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Justice for Some*

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(Photo by Jamie Sabau/Getty Images)
(Photo by Jamie Sabau/Getty Images)
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*(Miniature American flags for others)

Let's step back for a second and imagine ourselves in a parallel universe.  One in which the NCAA has a clear vision of what it should do to guard the status and sanctity of collegiate athletics, and that it follows this mission with grace and tact.  Where scholarship's aren't allowed to be given out merely on a year by year basis -- in case the school finds someone better to fill your spot -- but are granted for all four years.  Where athletes aren't nailed to the wall for trying to earn a few bucks off the same merchandise that fills the athletic department coffers.  Where scholarship offers mean something, and LOI's aren't just a way for a bunch of 18-year-olds to sign away their rights without any recourse or benefit.  Where the governing body of intercollegiate athletics has enough control over college football's postseason to ensure that teams don't lose money before even showing up while "non profit" bowl committees rake in cash hand over fist.

In this bizarro-NCAA, we might expect that the bomb dropped on Columbus -- after some fine reporting by the folks over at Yahoo sports -- would mean that heads would roll.  This isn't a case of a broke ass college kid trying to make money off some useless trinket that won't put clothes on his back or food in his mouth.  No, this is a bit worse than that.  If Jim Tressel flat out ignored potential NCAA infractions for almost a year (and thanks to the fact that emails, like diamonds, are forever, we now know this to be true), with the knowledge that doing so would put his team in a much better position to win games than it would be in after dealing with the somewhat minor infractions that follow from a few players actually selling memorabilia, then he blatantly spit in the face of the NCAA and it's messy, unevenly enforced rulebook.

But, this isn't the bizarro-NCAA, and it would be foolish to expect much more than the response we received from all over. Tressel gave a bad press conference and the OSU administration stood steadfast in support of him, while giving him a slap on the wrist and a fine to make it official.  Columnists all over the country took it upon themselves to exclaim, "this is turrrrible!" in as many one sentence paragraphs as they could muster before editors all over the country rolled their eyes and cut out 65% of the worthless, moralizing crap.  Some wondered what took so long. Others simply wondered how the NCAA would react with egg all over its face.  Spencer Hall, as he is wont to do, made fun of the whole thing (Once again proving that he is little more than a kitten and the messy world of college football is his gigantic ball of yarn.  He plays with it, and nerds all over the internet -- myself being one of them -- watch and laugh hysterically, grateful that such a thing exists).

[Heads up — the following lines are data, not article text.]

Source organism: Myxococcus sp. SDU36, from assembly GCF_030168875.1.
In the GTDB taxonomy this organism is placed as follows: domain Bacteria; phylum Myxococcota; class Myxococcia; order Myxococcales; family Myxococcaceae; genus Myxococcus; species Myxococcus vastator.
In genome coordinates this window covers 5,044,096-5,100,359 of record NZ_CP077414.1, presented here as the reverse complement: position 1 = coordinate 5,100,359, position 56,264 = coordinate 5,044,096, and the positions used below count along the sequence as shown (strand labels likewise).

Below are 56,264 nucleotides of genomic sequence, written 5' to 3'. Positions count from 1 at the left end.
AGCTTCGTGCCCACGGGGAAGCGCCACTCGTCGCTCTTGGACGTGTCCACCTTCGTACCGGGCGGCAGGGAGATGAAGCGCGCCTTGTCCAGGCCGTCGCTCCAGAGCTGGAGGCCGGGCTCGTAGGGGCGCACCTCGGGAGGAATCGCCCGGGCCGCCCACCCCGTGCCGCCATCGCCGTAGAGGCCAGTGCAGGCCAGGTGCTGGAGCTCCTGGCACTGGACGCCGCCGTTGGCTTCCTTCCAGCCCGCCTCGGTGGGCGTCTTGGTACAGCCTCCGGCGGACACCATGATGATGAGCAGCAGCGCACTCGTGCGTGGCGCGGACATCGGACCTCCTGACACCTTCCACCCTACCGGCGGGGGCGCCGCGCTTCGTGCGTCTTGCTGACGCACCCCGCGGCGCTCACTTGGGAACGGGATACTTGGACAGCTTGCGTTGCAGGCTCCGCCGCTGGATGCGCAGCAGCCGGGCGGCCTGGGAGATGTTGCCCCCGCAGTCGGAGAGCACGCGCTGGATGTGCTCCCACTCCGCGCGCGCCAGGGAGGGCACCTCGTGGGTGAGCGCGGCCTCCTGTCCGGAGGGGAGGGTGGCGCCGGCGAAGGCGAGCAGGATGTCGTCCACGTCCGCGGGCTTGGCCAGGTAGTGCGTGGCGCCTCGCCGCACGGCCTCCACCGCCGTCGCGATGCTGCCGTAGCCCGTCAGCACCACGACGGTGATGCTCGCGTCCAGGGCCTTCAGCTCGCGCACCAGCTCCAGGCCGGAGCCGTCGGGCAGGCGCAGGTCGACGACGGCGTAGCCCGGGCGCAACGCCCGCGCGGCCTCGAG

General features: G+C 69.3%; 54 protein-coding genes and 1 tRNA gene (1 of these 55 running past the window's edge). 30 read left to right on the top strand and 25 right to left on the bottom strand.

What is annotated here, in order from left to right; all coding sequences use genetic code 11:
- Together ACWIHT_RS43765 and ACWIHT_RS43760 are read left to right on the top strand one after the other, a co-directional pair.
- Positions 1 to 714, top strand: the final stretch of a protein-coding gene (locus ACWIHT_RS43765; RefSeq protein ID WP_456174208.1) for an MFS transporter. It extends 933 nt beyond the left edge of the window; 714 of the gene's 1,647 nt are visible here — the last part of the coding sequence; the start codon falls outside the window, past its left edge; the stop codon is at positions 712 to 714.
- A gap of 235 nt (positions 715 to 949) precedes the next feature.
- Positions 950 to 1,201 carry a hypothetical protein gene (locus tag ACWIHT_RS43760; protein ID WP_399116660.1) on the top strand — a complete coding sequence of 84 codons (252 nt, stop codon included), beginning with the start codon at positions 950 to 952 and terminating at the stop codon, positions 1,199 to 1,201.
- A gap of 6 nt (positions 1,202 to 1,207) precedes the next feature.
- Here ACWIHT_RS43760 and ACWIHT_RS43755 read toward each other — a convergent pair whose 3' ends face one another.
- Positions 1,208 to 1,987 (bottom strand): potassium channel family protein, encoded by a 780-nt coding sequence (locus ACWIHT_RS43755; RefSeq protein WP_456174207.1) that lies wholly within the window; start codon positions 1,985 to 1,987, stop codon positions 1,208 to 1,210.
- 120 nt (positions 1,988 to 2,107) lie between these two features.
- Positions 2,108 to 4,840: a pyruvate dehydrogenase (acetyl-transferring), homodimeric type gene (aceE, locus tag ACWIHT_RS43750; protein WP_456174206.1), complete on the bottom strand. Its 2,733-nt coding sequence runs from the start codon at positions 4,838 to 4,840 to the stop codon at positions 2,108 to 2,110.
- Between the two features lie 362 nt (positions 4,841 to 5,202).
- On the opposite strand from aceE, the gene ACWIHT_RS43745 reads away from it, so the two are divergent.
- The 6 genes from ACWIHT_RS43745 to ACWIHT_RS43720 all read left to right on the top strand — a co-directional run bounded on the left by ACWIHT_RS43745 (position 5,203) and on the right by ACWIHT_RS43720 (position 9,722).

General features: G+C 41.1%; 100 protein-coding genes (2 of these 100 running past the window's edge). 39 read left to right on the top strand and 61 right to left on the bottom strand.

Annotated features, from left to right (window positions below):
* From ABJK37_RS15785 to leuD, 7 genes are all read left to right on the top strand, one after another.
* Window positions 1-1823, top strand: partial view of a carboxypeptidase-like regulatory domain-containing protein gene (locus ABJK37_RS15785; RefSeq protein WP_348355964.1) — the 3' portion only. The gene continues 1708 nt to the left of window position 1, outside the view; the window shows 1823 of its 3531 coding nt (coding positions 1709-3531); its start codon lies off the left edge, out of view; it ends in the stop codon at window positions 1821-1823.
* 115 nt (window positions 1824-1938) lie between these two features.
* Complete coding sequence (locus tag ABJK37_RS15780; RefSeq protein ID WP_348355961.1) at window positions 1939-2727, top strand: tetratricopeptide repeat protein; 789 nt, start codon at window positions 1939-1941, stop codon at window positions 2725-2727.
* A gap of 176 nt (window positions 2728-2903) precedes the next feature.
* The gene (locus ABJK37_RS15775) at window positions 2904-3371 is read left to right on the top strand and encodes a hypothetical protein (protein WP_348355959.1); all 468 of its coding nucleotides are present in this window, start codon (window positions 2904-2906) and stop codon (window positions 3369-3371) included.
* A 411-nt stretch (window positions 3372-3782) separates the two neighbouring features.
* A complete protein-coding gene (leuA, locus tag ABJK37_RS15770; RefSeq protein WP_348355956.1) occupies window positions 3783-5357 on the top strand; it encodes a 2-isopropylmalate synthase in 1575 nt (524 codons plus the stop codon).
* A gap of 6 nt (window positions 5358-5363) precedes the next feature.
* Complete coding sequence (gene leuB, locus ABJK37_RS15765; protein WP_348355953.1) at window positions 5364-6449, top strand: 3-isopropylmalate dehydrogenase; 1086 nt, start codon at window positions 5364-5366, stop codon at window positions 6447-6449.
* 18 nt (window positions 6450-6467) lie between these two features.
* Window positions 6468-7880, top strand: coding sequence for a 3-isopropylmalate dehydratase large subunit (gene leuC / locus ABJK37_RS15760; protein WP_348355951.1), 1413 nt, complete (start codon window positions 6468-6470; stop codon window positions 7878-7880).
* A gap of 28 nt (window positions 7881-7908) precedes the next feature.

Part of me is glad that the Vest is most likely going to come out of the other side of this thing relatively unharmed. While I can't honestly say that I would turn down any Buckeye shadenfreude at this point in time, it would be disappointing for me if Tressel left the rivalry before losing at least one more game to Michigan (please, is that too much to ask?).  There are very few people in history that can match Tressel for the level of hatred and contempt held against him by legions of Michigan fans everywhere.  Sure, we may root for him to crash and crash hard, but the victory would be much sweeter if it came at our own hands.  Not to nerd this piece up too much, but the rebels would still have celebrated on Endor had the emperor been arrested and hauled off by the galactic revenue service for tax fraud committed in the process of financing the Death Star, but you've got to imagine Luke, Leia, Han, and all those Ewoks enjoyed it a whole lot more knowing they fired the shot that brought the empire to his knees.  (Does this make Michigan a bunch of Ewoks?  Is Charlie Weis Jabba the Hut?  Is there probably someone out there who has put a whole lot more time and energy into thinking this whole thing out than I have?  Probably yes to all three.)